Yet Another New Wave

Ideas come in waves. And they sweep the world.

Big ideas are like tsunamis. Little ideas are like ripples on a placid millpond. And like those ripples they spread in ever-widening circles, criss-crossing each other.

In the past, ideas travelled very slowly from one place to another. But these days they travel very quickly. News now travels around the world in minutes, when it once took months or years or centuries.

And we’re all caught up in these waves that sweep the world.

The great religions of the world are long, slow waves. Fashions and fads are ephemeral, short, fast waves. They all come, and they all go.

The 1960s was also a wave that swept the world. It was a wave in which I was myself caught up, and tossed around. It was, I think, a musical wave. It was a wave of new music and new sounds. It was a wave of electric music.

The idea that Smoking Causes Lung Cancer is also a wave that has swept the world. It’s an idea that gathered momentum in the early years of the 20th century, and became a tidal wave sweeping the world by the end of the century.

The idea that Carbon Dioxide Causes Global Warming is another wave that is currently sweeping the world. This wave only started gathering momentum in the 1970s.

These waves always meet with resistance, just like ocean waves sooner or later meet the shore.

I tend to resist all these waves. Raised as a Roman Catholic, I resisted Roman Catholicism. Caught up in the 1960s, I resisted that too. And now I resist both the idea that Smoking Causes Lung Cancer and the idea that Carbon Dioxide Causes Global Warming. Both of them seem to me to be religious dogmas against which dissent is impermissible, and therefore against which dissent is imperative.

The British Empire was another wave in which I was briefly caught up. I was born a few years before its demise, which I date to the 1950s.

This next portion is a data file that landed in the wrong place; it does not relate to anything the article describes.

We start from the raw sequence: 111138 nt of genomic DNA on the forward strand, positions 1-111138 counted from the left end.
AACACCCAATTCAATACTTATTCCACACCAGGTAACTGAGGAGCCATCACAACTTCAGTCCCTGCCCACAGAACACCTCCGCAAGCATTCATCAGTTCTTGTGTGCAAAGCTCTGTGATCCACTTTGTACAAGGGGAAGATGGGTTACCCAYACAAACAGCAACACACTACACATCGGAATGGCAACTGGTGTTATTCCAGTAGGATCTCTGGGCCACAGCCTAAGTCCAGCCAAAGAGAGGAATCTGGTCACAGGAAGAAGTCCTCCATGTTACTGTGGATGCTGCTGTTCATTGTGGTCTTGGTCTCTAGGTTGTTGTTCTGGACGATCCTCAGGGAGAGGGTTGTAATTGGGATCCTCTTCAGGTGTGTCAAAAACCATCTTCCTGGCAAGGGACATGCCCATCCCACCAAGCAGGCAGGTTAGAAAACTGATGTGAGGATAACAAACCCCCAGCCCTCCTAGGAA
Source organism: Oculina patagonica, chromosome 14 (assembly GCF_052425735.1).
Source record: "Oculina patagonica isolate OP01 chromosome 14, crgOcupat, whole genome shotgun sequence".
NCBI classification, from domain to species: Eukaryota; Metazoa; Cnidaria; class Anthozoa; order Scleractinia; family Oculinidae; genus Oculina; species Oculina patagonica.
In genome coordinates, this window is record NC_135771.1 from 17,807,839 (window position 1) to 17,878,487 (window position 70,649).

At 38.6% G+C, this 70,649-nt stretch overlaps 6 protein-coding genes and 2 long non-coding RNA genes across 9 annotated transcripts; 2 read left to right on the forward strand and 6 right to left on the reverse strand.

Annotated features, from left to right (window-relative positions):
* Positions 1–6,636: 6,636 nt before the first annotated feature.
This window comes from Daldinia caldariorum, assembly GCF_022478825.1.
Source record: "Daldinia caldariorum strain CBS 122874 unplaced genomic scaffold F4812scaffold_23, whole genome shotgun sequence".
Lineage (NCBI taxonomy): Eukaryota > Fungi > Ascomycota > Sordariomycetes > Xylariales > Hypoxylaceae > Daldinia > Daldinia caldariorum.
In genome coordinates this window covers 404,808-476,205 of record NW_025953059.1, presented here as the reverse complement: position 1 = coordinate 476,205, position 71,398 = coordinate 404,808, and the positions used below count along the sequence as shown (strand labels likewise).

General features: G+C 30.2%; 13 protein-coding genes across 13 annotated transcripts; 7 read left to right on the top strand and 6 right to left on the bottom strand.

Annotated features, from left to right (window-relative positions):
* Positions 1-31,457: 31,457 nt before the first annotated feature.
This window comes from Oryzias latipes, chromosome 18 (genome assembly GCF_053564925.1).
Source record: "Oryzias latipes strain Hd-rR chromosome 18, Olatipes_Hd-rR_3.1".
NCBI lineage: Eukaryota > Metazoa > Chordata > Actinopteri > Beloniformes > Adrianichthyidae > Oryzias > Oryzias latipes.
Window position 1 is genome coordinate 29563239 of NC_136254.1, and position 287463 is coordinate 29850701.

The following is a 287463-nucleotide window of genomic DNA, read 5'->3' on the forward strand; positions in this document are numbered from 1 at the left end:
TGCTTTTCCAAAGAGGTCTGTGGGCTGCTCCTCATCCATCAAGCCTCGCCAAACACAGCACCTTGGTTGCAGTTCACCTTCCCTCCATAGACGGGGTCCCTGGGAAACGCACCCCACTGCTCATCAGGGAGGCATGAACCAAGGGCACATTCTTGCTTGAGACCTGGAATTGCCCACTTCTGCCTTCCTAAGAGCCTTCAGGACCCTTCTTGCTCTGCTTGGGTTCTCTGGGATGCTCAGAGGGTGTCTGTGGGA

Ideas possess great power, just like music possesses great power. Victor Hugo:

Nothing is as powerful as an idea whose time has come.

Victor Hugo also wrote:

One resists the invasion of armies; one does not resist the invasion of ideas.

Was he right in either assertion? I’m not sure he was. Because it is actually possible to resist ideas. I’ve been doing it all my life. It isn’t actually necessary to believe everything you’re told. We aren’t all just leaves blowing in the wind. We can to some extent sail into the wind, not just simple run before it.

And what is an idea “whose time has come”? Is there some sort of historical inevitability to everything that happens? Was it historically inevitable that World War 1 would break out on 28 July 1914? Was it historically inevitable that the Titanic would strike an iceberg on the night of the 14th of April 1912? Was it historically inevitable that JFK would be assassinated on the 22nd of November 1963? And so on. The answer, surely, is that all these events could have been averted.

There I go again: contesting an idea.

The idea that Smoking Causes Lung Cancer is actually a very strange idea. It’s like believing that spoons and forks cause tooth decay. They’re superficially attractive ideas, because smoke enters lungs, and forks enter mouths, and are therefore possible causes of lung cancer and tooth decay. And in fact it’s far more plausible that spoons and forks cause tooth decay than it is that smoking causes lung cancer, because the repeated impact of the metallic tines of forks on teeth can readily be understood to make small holes – cavities – in them. It’s not so obvious to see how warm and gentle tobacco smoke (and only tobacco smoke) can result in the development of lung cancer 30 or 40 years later. In fact it’s rather hard to see how anything can cause anything else to happen 30 or 40 years later.

The idea that Smoking Causes Lung Cancer is actually a piece of magical thinking. And magical thinking is thinking in which the thread of reasoning is incomplete, and some sort of leap of faith must be made to get past the missing link. And in the case of smoking and lung cancer the leap of faith is to believe that, somehow or other, nobody knows how, the smoke is absorbed into the lung, and resides there quietly for 40 years before finally triggering cells to start multiplying rapidly as cancer tumours.

By contrast, there’s nothing magical about the idea that Carbon Dioxide Causes Global Warming. It’s a well-understood physical phenomenon that carbon dioxide absorbs long wave radiation from the surface of the Earth. Fill up the atmosphere with carbon dioxide, and the atmosphere will get warmer. There’s no magic to it. What isn’t clear is how trace amounts of carbon dioxide in the atmosphere can cause large increases in air temperature. If there’s a missing link in the reasoning of the alarmist climate scientists it is in this: they don’t plausibly explain how this can happen. Or, to put it another way, it is perfectly true that Carbon Dioxide Causes Global Warming, but it is not at all obvious that Carbon Dioxide Causes Catastrophic Global Warming.